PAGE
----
Aga Khan University, Pakistan
Natasha Shaukat is doing her fellowship from the department of Community Health Sciences. Her areas of interest within Public Health are Environmental and Occupational Health. Currently she is involved in an interventional study which aims at improving respiratory health of textile workers. She is also doing her dissertation in estimating the prevalence of musculoskeletal disorders among construction workers in Karachi, Pakistan. She had previously worked in Multicentre study, which aimed at determining the prevalence of COPD in Karachi, Pakistan.
Methods: This cross-sectional study involving 300 male workers, from seven textile mills in Karachi, was conducted from September–December 2015. A 55-item structured questionnaire was developed and pretested, to determine knowledge (31 items), attitude (10 items) and practice (14 items) scores. Independent sample t-test and ANOVA tests were applied to calculate mean differences in KAP scores for categorical variables; while Pearson correlation was used for continuous variables.
Results: Mean age of the participants was 31(±9.5) years with majority belonging to Urdu-speaking ethnicity (39%; n=118). About 90% (n=269) of the workers had secondary or less education. Mean percentage scores for KAP was found to be (33.3%), (32%), and (20.4%) for K, A, P respectively. Higher educational status, dyeing and spinning sections of the mill and type of mill were found to be strong predictors of high KAP scores (p<0.01). We also found significant differences in KAP scores related to job designation and ethnicity (p<0.01). The increase in working hours per day (r=-0.18 for K, -0.14 for A, and -0.27 for P; and p<0.01) and working days per week (r= -0.13 for K, -0.14 for A and -0.09 for P; and p<0.05) were negatively associated with the KAP scores.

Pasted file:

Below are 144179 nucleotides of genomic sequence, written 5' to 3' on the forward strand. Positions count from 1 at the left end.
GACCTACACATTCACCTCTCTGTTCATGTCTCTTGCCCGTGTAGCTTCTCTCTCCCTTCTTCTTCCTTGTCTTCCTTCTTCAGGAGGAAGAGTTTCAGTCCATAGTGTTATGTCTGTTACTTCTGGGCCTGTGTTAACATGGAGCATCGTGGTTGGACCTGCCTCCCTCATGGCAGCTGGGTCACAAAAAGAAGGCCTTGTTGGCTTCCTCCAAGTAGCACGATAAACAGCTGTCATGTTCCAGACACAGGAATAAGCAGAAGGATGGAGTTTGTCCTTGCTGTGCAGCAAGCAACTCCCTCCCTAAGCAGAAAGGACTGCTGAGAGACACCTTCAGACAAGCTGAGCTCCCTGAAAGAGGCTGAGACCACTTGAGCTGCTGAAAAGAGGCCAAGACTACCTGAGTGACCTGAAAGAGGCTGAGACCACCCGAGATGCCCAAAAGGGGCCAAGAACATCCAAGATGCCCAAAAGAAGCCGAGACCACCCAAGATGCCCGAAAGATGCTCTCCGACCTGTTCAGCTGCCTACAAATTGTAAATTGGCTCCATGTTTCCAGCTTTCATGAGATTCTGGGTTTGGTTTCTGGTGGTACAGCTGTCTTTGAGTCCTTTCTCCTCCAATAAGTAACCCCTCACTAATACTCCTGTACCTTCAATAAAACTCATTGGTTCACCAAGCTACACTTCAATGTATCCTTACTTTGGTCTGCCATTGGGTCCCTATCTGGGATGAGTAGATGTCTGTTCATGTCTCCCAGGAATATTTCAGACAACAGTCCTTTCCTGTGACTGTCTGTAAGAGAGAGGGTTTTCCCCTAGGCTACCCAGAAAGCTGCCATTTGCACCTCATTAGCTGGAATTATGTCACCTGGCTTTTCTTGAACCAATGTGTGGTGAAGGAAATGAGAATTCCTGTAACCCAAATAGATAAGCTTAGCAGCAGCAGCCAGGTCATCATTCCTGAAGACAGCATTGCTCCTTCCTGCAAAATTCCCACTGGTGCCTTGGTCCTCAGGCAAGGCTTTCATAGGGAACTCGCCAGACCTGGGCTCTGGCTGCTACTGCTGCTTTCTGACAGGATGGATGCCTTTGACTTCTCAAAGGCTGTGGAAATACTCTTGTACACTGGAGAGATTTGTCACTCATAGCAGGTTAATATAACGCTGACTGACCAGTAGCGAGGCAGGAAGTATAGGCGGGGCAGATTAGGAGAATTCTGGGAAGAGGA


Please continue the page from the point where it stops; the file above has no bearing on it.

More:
Conclusion: We found higher KAP scores with better education and those working in dyeing or spinning section. However, increased working hours and days per week had a negative effect on KAP scores. This study documents the poor KAP of textile workers and calls for provision of occupational health and safety trainings.